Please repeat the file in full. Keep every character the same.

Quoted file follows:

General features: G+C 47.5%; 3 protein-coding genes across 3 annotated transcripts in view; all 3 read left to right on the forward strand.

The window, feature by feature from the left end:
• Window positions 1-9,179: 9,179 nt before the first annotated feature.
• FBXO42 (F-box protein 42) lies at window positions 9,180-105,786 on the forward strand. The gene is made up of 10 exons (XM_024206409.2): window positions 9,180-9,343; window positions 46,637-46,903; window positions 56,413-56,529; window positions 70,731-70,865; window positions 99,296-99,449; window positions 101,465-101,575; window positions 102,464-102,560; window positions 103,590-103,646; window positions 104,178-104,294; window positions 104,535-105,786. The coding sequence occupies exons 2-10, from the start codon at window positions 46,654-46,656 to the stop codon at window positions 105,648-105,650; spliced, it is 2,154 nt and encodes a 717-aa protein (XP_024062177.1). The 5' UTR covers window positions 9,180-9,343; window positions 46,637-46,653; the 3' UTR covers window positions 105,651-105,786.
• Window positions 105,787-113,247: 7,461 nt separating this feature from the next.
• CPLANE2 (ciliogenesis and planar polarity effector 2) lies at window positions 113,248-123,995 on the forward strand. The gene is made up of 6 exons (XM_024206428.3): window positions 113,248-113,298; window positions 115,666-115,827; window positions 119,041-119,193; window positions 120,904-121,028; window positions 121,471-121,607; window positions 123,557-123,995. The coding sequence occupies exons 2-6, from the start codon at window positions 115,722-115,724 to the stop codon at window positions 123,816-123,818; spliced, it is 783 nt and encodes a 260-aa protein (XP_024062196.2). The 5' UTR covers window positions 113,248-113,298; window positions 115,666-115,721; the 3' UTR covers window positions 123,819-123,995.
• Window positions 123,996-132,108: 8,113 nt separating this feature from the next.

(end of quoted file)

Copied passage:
General features: G+C 47.5%; 3 protein-coding genes across 3 annotated transcripts in view; all 3 read left to right on the forward strand.

The window, feature by feature from the left end:
• Window positions 1-9,179: 9,179 nt before the first annotated feature.
• FBXO42 (F-box protein 42) lies at window positions 9,180-105,786 on the forward strand. The gene is made up of 10 exons (XM_024206409.2): window positions 9,180-9,343; window positions 46,637-46,903; window positions 56,413-56,529; window positions 70,731-70,865; window positions 99,296-99,449; window positions 101,465-101,575; window positions 102,464-102,560; window positions 103,590-103,646; window positions 104,178-104,294; window positions 104,535-105,786. The coding sequence occupies exons 2-10, from the start codon at window positions 46,654-46,656 to the stop codon at window positions 105,648-105,650; spliced, it is 2,154 nt and encodes a 717-aa protein (XP_024062177.1). The 5' UTR covers window positions 9,180-9,343; window positions 46,637-46,653; the 3' UTR covers window positions 105,651-105,786.
• Window positions 105,787-113,247: 7,461 nt separating this feature from the next.
• CPLANE2 (ciliogenesis and planar polarity effector 2) lies at window positions 113,248-123,995 on the forward strand. The gene is made up of 6 exons (XM_024206428.3): window positions 113,248-113,298; window positions 115,666-115,827; window positions 119,041-119,193; window positions 120,904-121,028; window positions 121,471-121,607; window positions 123,557-123,995. The coding sequence occupies exons 2-6, from the start codon at window positions 115,722-115,724 to the stop codon at window positions 123,816-123,818; spliced, it is 783 nt and encodes a 260-aa protein (XP_024062196.2). The 5' UTR covers window positions 113,248-113,298; window positions 115,666-115,721; the 3' UTR covers window positions 123,819-123,995.
• Window positions 123,996-132,108: 8,113 nt separating this feature from the next.